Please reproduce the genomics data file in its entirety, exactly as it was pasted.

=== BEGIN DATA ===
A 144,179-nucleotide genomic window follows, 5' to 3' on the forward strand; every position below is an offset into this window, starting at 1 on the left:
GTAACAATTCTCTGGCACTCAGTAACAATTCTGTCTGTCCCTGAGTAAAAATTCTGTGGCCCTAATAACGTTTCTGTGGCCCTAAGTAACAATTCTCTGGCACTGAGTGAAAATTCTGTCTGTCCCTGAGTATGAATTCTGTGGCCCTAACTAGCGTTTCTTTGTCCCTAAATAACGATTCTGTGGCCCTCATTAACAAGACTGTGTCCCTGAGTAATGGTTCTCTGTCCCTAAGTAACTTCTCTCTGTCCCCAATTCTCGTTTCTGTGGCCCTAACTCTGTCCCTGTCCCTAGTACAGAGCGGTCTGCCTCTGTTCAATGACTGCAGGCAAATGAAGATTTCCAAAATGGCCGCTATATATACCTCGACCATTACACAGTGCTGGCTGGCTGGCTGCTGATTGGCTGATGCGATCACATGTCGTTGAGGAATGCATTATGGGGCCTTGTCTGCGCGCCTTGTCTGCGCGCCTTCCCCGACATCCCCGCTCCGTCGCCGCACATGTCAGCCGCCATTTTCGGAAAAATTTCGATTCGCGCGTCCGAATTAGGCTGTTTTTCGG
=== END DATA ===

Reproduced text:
A 144,179-nucleotide genomic window follows, 5' to 3' on the forward strand; every position below is an offset into this window, starting at 1 on the left:
GTAACAATTCTCTGGCACTCAGTAACAATTCTGTCTGTCCCTGAGTAAAAATTCTGTGGCCCTAATAACGTTTCTGTGGCCCTAAGTAACAATTCTCTGGCACTGAGTGAAAATTCTGTCTGTCCCTGAGTATGAATTCTGTGGCCCTAACTAGCGTTTCTTTGTCCCTAAATAACGATTCTGTGGCCCTCATTAACAAGACTGTGTCCCTGAGTAATGGTTCTCTGTCCCTAAGTAACTTCTCTCTGTCCCCAATTCTCGTTTCTGTGGCCCTAACTCTGTCCCTGTCCCTAGTACAGAGCGGTCTGCCTCTGTTCAATGACTGCAGGCAAATGAAGATTTCCAAAATGGCCGCTATATATACCTCGACCATTACACAGTGCTGGCTGGCTGGCTGCTGATTGGCTGATGCGATCACATGTCGTTGAGGAATGCATTATGGGGCCTTGTCTGCGCGCCTTGTCTGCGCGCCTTCCCCGACATCCCCGCTCCGTCGCCGCACATGTCAGCCGCCATTTTCGGAAAAATTTCGATTCGCGCGTCCGAATTAGGCTGTTTTTCGG